Prejudists and their representatives
I'm not a racist, but...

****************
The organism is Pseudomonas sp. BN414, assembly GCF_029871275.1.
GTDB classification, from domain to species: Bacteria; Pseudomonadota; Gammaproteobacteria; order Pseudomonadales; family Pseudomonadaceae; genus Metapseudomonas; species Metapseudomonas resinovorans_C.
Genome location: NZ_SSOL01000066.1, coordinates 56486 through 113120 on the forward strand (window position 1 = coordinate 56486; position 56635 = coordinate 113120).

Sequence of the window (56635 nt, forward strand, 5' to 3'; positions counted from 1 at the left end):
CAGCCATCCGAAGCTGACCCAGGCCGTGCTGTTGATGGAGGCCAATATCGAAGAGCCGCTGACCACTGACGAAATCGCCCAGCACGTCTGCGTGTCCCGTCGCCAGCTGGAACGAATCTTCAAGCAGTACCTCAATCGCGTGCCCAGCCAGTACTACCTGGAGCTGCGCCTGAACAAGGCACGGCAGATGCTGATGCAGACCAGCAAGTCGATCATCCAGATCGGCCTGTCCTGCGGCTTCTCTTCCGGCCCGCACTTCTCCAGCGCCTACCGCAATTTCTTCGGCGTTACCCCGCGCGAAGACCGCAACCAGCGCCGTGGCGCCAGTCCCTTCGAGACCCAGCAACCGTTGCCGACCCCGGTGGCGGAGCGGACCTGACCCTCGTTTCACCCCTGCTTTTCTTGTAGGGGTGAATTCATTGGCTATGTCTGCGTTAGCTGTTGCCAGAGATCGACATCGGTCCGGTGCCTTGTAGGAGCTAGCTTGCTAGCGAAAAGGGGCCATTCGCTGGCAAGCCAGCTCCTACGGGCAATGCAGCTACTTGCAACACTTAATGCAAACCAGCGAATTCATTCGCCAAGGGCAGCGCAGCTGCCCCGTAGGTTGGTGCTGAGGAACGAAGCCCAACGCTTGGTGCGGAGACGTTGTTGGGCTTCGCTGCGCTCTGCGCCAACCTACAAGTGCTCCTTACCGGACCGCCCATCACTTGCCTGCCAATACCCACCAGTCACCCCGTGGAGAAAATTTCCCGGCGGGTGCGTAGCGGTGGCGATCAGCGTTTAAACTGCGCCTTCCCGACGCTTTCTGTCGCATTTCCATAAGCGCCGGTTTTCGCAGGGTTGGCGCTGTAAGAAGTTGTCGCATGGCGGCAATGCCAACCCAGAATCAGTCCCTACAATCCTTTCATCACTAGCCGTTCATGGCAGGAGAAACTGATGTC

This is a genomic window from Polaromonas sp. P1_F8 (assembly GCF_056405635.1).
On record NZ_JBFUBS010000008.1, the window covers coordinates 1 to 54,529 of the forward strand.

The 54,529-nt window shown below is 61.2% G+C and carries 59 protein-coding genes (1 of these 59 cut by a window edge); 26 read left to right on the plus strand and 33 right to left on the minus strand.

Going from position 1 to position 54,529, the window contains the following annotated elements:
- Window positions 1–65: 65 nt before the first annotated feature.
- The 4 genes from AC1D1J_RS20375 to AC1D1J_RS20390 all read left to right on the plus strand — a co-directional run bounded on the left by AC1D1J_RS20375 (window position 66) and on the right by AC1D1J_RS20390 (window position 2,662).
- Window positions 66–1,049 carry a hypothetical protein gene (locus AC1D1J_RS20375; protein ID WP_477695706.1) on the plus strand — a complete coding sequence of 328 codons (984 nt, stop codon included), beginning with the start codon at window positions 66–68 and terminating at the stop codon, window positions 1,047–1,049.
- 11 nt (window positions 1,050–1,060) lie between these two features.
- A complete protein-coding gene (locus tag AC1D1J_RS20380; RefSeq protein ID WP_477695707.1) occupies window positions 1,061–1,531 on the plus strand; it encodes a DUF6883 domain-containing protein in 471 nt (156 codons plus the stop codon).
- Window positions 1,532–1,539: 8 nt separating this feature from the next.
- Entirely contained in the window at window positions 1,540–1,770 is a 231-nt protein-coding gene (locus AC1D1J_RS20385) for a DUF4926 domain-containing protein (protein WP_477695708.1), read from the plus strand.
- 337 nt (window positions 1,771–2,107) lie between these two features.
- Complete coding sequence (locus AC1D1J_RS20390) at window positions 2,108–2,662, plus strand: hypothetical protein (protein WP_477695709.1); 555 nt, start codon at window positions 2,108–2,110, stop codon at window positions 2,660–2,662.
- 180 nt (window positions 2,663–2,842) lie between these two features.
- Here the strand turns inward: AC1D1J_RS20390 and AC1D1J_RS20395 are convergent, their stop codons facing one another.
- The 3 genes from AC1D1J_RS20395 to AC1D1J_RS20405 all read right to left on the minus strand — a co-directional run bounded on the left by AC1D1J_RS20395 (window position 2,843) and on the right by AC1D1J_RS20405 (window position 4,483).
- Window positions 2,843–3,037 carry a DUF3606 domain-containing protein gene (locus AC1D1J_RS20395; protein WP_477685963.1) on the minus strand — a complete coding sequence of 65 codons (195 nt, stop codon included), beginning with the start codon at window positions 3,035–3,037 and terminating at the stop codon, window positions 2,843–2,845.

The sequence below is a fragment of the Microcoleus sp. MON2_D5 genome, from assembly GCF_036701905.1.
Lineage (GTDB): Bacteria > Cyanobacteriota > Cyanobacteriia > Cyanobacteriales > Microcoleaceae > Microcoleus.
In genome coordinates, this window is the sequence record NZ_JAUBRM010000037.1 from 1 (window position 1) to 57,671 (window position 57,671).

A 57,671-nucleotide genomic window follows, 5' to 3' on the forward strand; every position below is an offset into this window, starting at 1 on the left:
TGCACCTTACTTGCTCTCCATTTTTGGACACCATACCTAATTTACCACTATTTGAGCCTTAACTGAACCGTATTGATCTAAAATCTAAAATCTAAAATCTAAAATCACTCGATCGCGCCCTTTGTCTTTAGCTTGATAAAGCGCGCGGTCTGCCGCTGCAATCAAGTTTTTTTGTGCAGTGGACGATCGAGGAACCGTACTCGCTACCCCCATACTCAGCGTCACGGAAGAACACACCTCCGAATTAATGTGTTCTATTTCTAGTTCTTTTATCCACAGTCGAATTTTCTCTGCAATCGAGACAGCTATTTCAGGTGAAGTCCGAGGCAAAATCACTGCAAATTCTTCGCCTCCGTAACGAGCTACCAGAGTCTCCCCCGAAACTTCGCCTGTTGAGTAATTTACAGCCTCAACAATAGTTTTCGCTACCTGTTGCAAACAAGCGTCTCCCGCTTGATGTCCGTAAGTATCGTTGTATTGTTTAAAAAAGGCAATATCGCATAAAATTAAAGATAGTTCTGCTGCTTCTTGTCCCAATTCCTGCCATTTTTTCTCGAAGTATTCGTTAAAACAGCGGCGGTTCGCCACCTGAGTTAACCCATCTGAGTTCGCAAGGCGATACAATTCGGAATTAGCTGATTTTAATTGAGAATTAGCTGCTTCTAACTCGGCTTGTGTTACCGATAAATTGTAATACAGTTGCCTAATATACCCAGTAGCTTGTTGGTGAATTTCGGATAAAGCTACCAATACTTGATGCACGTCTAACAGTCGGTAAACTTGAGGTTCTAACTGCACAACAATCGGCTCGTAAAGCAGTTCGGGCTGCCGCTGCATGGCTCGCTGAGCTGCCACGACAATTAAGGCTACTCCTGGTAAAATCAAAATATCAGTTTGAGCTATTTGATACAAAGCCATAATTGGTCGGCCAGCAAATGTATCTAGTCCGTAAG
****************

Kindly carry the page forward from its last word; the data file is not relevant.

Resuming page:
Prejudists and their representatives •unenlightened puppet dictator Usergroup: Administrators Joined: Aug 10, 2007 Location: Wales Total Topics: 86 Total Posts: 9931 ♂ #1 - Quote - Permalink 4 of 6 people found this post helpful Posted Jun 11, 2012 - 5:21 PM: Subject: Prejudists and their representatives mclark wrote:Let's say a policymaker cuts benefits to the poor so that they can keep taxes low for the rich. Is the policymaker a classist, a racist, or both?Does intent matter? Or only outcome? Or both?NeubergCrowley wrote:I think outcome does matter and thus policy can end up being racist whereas the motivations were not. Racist policy outcomes can result from naive, poorly analyzed ideological convictions that are not themselves racist. Whether one is significantly better than the other from an ethical point of view is a good question, but conflating the two only results in unending digressions that are unproductive and beside the point.Hanover wrote:The word "racist" has been obliterated here to the point of irrelevance. It seems to mean most anything the poster wants it to mean, as if word meaning no longer is determined by general usage, but it's now something that can be defined by any individual for some political purpose. The word has really become nothing more than a political battlecry that you scream as your run full force into your opponent. The critical question ALWAYS will be: is the behavior immoral. If it's not immoral, then it does not matter if you call it racist or not and vice versa. If you cut benefits to the poor because you lack societal resources to maintain that benefit, and someone decides to call that decision racist (even though it had nothing to do with race), then fine, it's racist under this concocted definition, but it remains a morally justified decision. Such are the consequences of fully created definitions for political purposes: "moral racism."Hanover wrote:... I am not racist unless I mean to be. It's not a conflation of terms. It's an element of the term. If you remove the mens rea element, then you are left with moral racists, which strikes me a contradiction of terms.GregS wrote:Politically when a system is under pressure and society needs not only to pull-in its collective belt (such as in war time --WWII USA), there needs to be a great deal of attention on fair-play, and those benefiting most of the outcome, need to be making the larger contribution (not always done in WWII). This is not being done rather the reverse, and in doing the reverse the social hegemony is stretched and all the evils that were papered over emerge -- anyone in politics should know this intuitively, but a lot of complete dead-heads have come progressively to dominant the political system. I am not one that sees racism (aside from particular social darwinist ideologies) as separate from communal frictions, in fact I view that as the major source of prejudice and resource for oppression. However, I have not spent my life being identified with a communal grouping on the basis of my looks nor have I lived through those pointed and continuous rebuffs and put-downs that others have suffered -- so I differ only at the theoretical level, so it is racist if it has that effect.Taken from here.Hanover seems to be in two minds here. On the one hand the behaviour is moral or immoral, and on the other hand it is the state of mind. But I think the tradition of justice is subtle enough to encompass the two. There is the notion of negligence or recklessness to cover the gap. My instinct is to hold legislators to the highest standard, and demand that they should not neglect the racial impact of their policies, just as folks who drive are expected not to get drunk. If a drunk driver kills someone, we do not call them a murderer, but we do not let them off either, and so if a drunk legislator...There is a level of racial ignorance, even amongst we 'men in the street', that is culpable, even if it is not what I earlier in that thread wanted to speak of as 'racist'. What was forgiveable ignorance 50 years ago is no longer acceptable. but still, I think to be unforgivably ignorant, is not quite to be a racist, though a racist when challenged may well pretend to ignorance. But this is what I would like to be heading towards in this thread:GregS wrote:...I have not spent my life being identified with a communal grouping on the basis of my looks nor have I lived through those pointed and continuous rebuffs and put-downs that others have suffered -- so I differ only at the theoretical level, so it is racist if it has that effect.Because this is why it matters that a policy disproportionately affects a racial group.There is nothing much special about dark skin, any more than there is about having large feet. If my feet are large, and the local shop does not stock my size, I do not accuse them of foot-sizeism, I curse and make other arrangements. It is 'being identified' and suffering 'pointed and continuous rebuffs and put-downs' that eventually and cumulatively add up to an imposition that seriously curtails my citizenship, my humanity, my peace of mind.Thus cutting benefits to the poor is racially neutral, on its own and in itself. But it is not on its own and in itself, but in a society that is pervaded at every level by prejudice born out of a long history and realised from moment to moment every day in the small and large issues that black people face. You walk into a shop and you are being disproportionately watched; you walk down the street and the police are disproportionately inclined to stop you; you come before the court and the judge will disproportionately sentence you; and so on in every place, in every interaction, in every moment of every day.Now the shopkeeper who is just a little more wary of a black customer is not a racist, but he is a straw on the camel-load of racial oppression. And in case you think I'm exaggerating, look at this. •BitterCrank PF Addict Usergroup: Sponsors Joined: Mar 01, 2008 Location: Minneapolis Total Topics: 162 Total Posts: 6822 ♂ #2 - Quote - Permalink Posted Jun 11, 2012 - 9:34 PM: If Congress reduces benefits to the poor, a group composed of persons representing all racial and ethnic groups, how can it be said that the benefit reduction was targeted by race?In the United States, the largest number of poor people are white -- more than half of all poor people. The largest percentage of a population group living in poverty is blacks and hispanics. of 223,553,265 white persons, 22,000,000 live in povertyof 38,929,319 black persons, 10,500,000 live in povertyof 14,674,252 asian persons, 1,760,000 live in povertyof 26,735,713 hispanic persons, 6,900,000 live in povertyWhat poor people have in common is not race, but class. Most poor people, by most definitions, belong in the working class. They either are working, and are still poor, or they would like to be working. Some poor people belong to a class of permanently dependent people, who are very diverse, including well educated professional and technical workers who have become disabled, as well as those who through various causes are incapable of, or are unlikely to be found, working. (This group is not part of the "culture of poverty" discussed below.) The group if poor people that doesn't desire work are those who have adapted to poverty and dependence -- the so-called "culture of poverty." Three successive generations of poverty is needed to "admit" a family into the "poverty culture" where upward mobility is no longer perceived as a possibility and aspirations have become limited to very short-horizon pleasures. Persons in the culture of poverty represent all races, and make up a significant portion of benefit consumers. One question to ask is, "Why can't "politically correct" and good-willed persons perceive white poverty?" (Also, why can't white people perceive black affluence?) On Jun 11, 2012 - 10:06 PM, unenlightened responded: What's your point BC? •Wosret PF Addict Usergroup: Sponsors Joined: Mar 29, 2007 Location: New Brunswick Total Topics: 69 Total Posts: 7887 #3 - Quote - Permalink Posted Jun 11, 2012 - 11:31 PM: Don't have a whole lot to add, but I watched that video, and you didn't think that the white kid being roughly the same size, if not bigger than most of people that went by him had nothing to do with it? The black kid was much smaller, and the old guy walked over, and took his tools, showing not being physically intimidated at all, and treating him like a child. No one, not even the women snapping pictures of him were worried that he could hurt them without a weapon. It does matter a lot that they are not even remotely the same size. It wasn't as if people didn't stop and ask the white kid if it was his bike. He just kind of laughed off that it wasn't, and a few people gave some discouragement, but no one was willing to pick a fight with him over it. With the other kid, there would be no fight, he was tiny. They can much more easily frighten, intimidate, or stop him. Edited by Wosret on Jun 12, 2012 - 6:33 AM •Unexpiritualized Wild. Usergroup: Sponsors Joined: Jul 28, 2010 Location: Earth. Total Topics: 59 Total Posts: 1122 ♂ #4 - Quote - Permalink Posted Jun 12, 2012 - 1:02 AM: @ Wosret, I have seen a similar experiment with people who wanted to buy a house. Same results; white people could buy a house much more easy than coloured people. Nationalism, racism, different religions, different political ideologies. It's all an excuse to behave like a brute. But people like to make it fancy and say humans are civilized and decent, moral, etc... Those people are a bunch of hypocrites. Christians could eat Muslims alive, Muslims could eat Christians alive. Blacks hate whites, whites hate blacks. Communists hate capitalists and vice versa. The USA hates Iran, Iran hates the USA. Israel hates Palestina, Palestina hates Israel, etc etc“We veneer civilization by doing unkind things in a kind way”George Bernard Shaw •Kelvin ==== Usergroup: Sponsors Joined: Jul 06, 2011 Total Topics: 84 Total Posts: 1912 #5 - Quote - Permalink Posted Jun 12, 2012 - 3:30 AM: unenlightened wrote: My instinct is to hold legislators to the highest standard, and demand that they should not neglect the racial impact of their policies, Funny.. that issue has come up recently in several American states including mine. Spanish speakers were having to pay (~$80/hr) for interpreters when they went to court. A federal directive based on the Civil Rights Act requires state governments to provide free interpreters. My own state government is strapped for cash at the moment and a spokesman explained that they will comply with the law, but it's not clear that funds will be available to keep the courtrooms open in the way they have been in the past. Simple practical truth.. prosperity in a society allows more egalitarianism. Prosperity means children have more stable homes, the government can help them get higher education, and opportunity will be waiting for them when they graduate. In austere times (many Americans are starting to accept that we're in a depression), society stratifies. There's a limit to our ability to legislate out of it. unenlightened wrote: Now the shopkeeper who is just a little more wary of a black customer is not a racist, but he is a straw on the camel-load of racial oppression. And in case you think I'm exaggerating, look at this. Where I live, blacks and whites are relatively integrated. I live in a multi-racial neighborhood and I'm part of a multi-racial workplace. Hispanics are now the largest minority here. I don't know much about what it's like in Europe. The film you showed seems to point to racism. But a more thorough psych experiment would have put a black man in a business suit, or a black woman in a dress and heels at the bike and observe the results. It's quite likely that some of the people in the park were racist. Many of the people I encounter in life may be sexist. What a person thinks isn't my concern, though. People can think whatever they like. Their actions are what concern me. I can bring down the Civil Liberties Union on an action... not an attitude. BTW... the film actually shows a marked change that's taken place. 100 years ago, if the event had taken place in the American southeast, a mob execution would have been likely for the black dude. In the mid-20th century a black man was sentenced to death for stealing$1.95 from a white woman. That was coming from a case of psychosis similar to fascism in 1930's Germany. That's the other benefit of prosperity... it nurtures sanity. •Wosret PF Addict Usergroup: Sponsors Joined: Mar 29, 2007 Location: New Brunswick Total Topics: 69 Total Posts: 7887 #6 - Quote - Permalink Posted Jun 12, 2012 - 6:49 AM: Unexpiritualized wrote:@ Wosret, I have seen a similar experiment with people who wanted to buy a house. Same results; white people could buy a house much more easy than coloured people. Nationalism, racism, different religions, different political ideologies. It's all an excuse to behave like a brute. But people like to make it fancy and say humans are civilized and decent, moral, etc... Those people are a bunch of hypocrites. Christians could eat Muslims alive, Muslims could eat Christians alive. Blacks hate whites, whites hate blacks. Communists hate capitalists and vice versa. The USA hates Iran, Iran hates the USA. Israel hates Palestina, Palestina hates Israel, etc etc“We veneer civilization by doing unkind things in a kind way”George Bernard ShawI do not deny the constant racism, discrimination, and cruel stereotypes black people have to suffer, especially in America, but I just thought that the video was a poor demonstration. I've seen plenty of racism, and it is death by a thousand bites. Forces an us vs them mentality, and revitalizes the segregation that divides us with each bite. •BitterCrank PF Addict Usergroup: Sponsors Joined: Mar 01, 2008 Location: Minneapolis Total Topics: 162 Total Posts: 6822 ♂ #7 - Quote - Permalink Posted Jun 12, 2012 - 7:18 AM: On 06/12/12 - 1:06 AM, unenlightened responded: What's your point BC?The point I was making was that congressional or legislative benefit reductions are not racist because they disadvantage all poor people of all races. They are classist -- disadvantaging anyone who is poor and receiving benefits, without respect to race.Racism exists -- no doubt about it -- but the quotes in the OP suggested that, or I interpreted them to indicate, that changes in economic support programs (reductions) were racist. It is that idea I was countering.Racism is the first resort to explain the behavior of businesses displaying suspicion toward young black males. Whether that is racism, or not, depends on the milieu in question. Street crime (shoplifting, petty theft, vandalism, etc.) is the profession of youth, and generally poor youth living in deteriorated neighborhoods, are more likely than youth in a stable, prosperous neighborhood to commit these kinds of crimes. The presence of gangs aggravates the problem, because gangs tend to be racially identified. A convenience store located in a distressed neighborhood is likely to be targeted by local youth as a place to hang out, demonstrate to peers one's capacity to steal and get away with it, and so forth. These stores stand out in poor neighborhoods because (frequently) the supply of retail businesses is scant. Youth in a prosperous neighborhood neighborhood are likely to have more money, more social opportunities, less likely to belong to gangs, and as a consequence, less likely to engage in petty thievery. Whether the caution of the proprietor stems from racism or prudence, is hard to say. At any rate, poor youth in poor neighborhoods of whatever race tend to be somewhat similar. Where racism is clearly evident is in prosperous settings where any minority individual -- of any age -- is assumed to be a thief and is subject to much more surveillance than a white (majority) individual. Because the level of minority surveillance is higher, a higher number of minority thieves are apprehended. White individuals (who are just as likely to steal) are not surveilled as intensely and are apprehended at a lower rate. That's racism in action, not classism. (A number of cases of 'racial profiling in high-end retail stores were taken to court and successfully prosecuted as discrimination. On the other hand, a huge shoplifting ring operating in high-end stores and busted a few years ago was all white.) Racism and classism are not the only factors at work in the way people behave. For example, there is a rather broad trend across racial and income groups for males to withdraw early from educational endeavors and to pursue jobs. In some communities high achievement in education is seen by racial minorities as "white" and by white youth (particularly males) as irrelevant. This isn't necessarily about race or classism. It's cultural. Males from affluent white families are not rejecting education because it was the scene of racial humiliation. (I'm not quite sure just what is going on there.) Even in schools which are offering quality and suitable programs for black children (economically disadvantaged or not) this "cultural meme" seems to be at work: working hard in school is a white activity, beneath the dignity of black youth. I believe (don't have evidence) that what is hijacking educational performance in otherwise good schools is an unidentified cause. Something is leading males, in particularly, away from educational achievement. The flavor of this rejection varies from community to community, but I think the cause is common to all. At the same time, females are pursuing educational performance at much higher levels than previously was the case. This is fairly easy to understand: good performance leads to long-term success and better outcomes in life. But why is this principle being lost on young men? Some observers think that education is increasingly designed to serve female students who (generally) perform better in "sit still and listen" situations. Employers may be finding that female employees present fewer challenges in the work place. Don't know, just guessing. But whatever it is, racism and classism do not seem to be the leading factors in the gender trends. Edited by BitterCrank on Jun 12, 2012 - 7:27 AM •Kelvin ==== Usergroup: Sponsors Joined: Jul 06, 2011 Total Topics: 84 Total Posts: 1912 #8 - Quote - Permalink 1 of 1 people found this post helpful Posted Jun 12, 2012 - 8:29 AM: BitterCrank wrote: Some observers think that education is increasingly designed to serve female students who (generally) perform better in "sit still and listen" situations. Employers may be finding that female employees present fewer challenges in the work place. Don't know, just guessing. But whatever it is, racism and classism do not seem to be the leading factors in the gender trends. Young women don't have as much of a need to put themselves in life-threatening situations. Who is it showing up at the emergency department with gunshot to the face? Not usually women. Some percentage of the women seeking higher education are single mothers. Nobody is making it easy for them and often they aren't following any role model. •unenlightened puppet dictator Usergroup: Administrators Joined: Aug 10, 2007 Location: Wales Total Topics: 86 Total Posts: 9931 ♂ #9 - Quote - Permalink 1 of 4 people found this post helpful Posted Jun 12, 2012 - 9:12 AM: Let's talk about something else.Let's talk about class, and economics, and size and gender.The neat thing about the video is that everyone showed race bias, even the black women, and nobody admitted it. This thread is the same. However blatant it is overall, each individual act and each individual post can reasonably deny that there is any prejudice at work. Add them up, though, and you have a bunch of white philosophers in denial. •Kelvin ==== Usergroup: Sponsors Joined: Jul 06, 2011 Total Topics: 84 Total Posts: 1912 #10 - Quote - Permalink Posted Jun 12, 2012 - 11:01 AM: unenlightened wrote:Let's talk about something else. Let's talk about class, and economics, and size and gender. The neat thing about the video is that everyone showed race bias, even the black women, and nobody admitted it. This thread is the same. However blatant it is overall, each individual act and each individual post can reasonably deny that there is any prejudice at work. Add them up, though, and you have a bunch of white philosophers in denial. You're making me wonder what experience you have with racism. As opposed to what you've seen on TV, what do you see in your neighborhood? In your society? In yourself? On Jun 12, 2012 - 2:47 PM, unenlightened responded: Mrs un is mixed Afro-Caribbean and Welsh. I am very English.